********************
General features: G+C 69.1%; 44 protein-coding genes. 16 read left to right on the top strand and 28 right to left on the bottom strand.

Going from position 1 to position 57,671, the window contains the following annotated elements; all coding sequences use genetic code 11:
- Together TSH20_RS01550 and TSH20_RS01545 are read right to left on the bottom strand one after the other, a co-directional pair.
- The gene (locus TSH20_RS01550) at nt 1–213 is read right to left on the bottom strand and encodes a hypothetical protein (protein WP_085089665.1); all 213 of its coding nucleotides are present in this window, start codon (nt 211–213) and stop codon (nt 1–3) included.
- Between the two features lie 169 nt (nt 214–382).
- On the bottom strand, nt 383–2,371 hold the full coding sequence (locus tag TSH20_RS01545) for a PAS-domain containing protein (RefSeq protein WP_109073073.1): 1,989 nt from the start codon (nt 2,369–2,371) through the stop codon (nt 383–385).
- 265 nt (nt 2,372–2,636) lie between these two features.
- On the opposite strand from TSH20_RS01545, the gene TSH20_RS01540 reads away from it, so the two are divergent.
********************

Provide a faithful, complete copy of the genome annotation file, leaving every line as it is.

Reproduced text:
General features: G+C 69.1%; 44 protein-coding genes. 16 read left to right on the top strand and 28 right to left on the bottom strand.

Going from position 1 to position 57,671, the window contains the following annotated elements; all coding sequences use genetic code 11:
- Together TSH20_RS01550 and TSH20_RS01545 are read right to left on the bottom strand one after the other, a co-directional pair.
- The gene (locus TSH20_RS01550) at nt 1–213 is read right to left on the bottom strand and encodes a hypothetical protein (protein WP_085089665.1); all 213 of its coding nucleotides are present in this window, start codon (nt 211–213) and stop codon (nt 1–3) included.
- Between the two features lie 169 nt (nt 214–382).
- On the bottom strand, nt 383–2,371 hold the full coding sequence (locus tag TSH20_RS01545) for a PAS-domain containing protein (RefSeq protein WP_109073073.1): 1,989 nt from the start codon (nt 2,369–2,371) through the stop codon (nt 383–385).
- 265 nt (nt 2,372–2,636) lie between these two features.
- On the opposite strand from TSH20_RS01545, the gene TSH20_RS01540 reads away from it, so the two are divergent.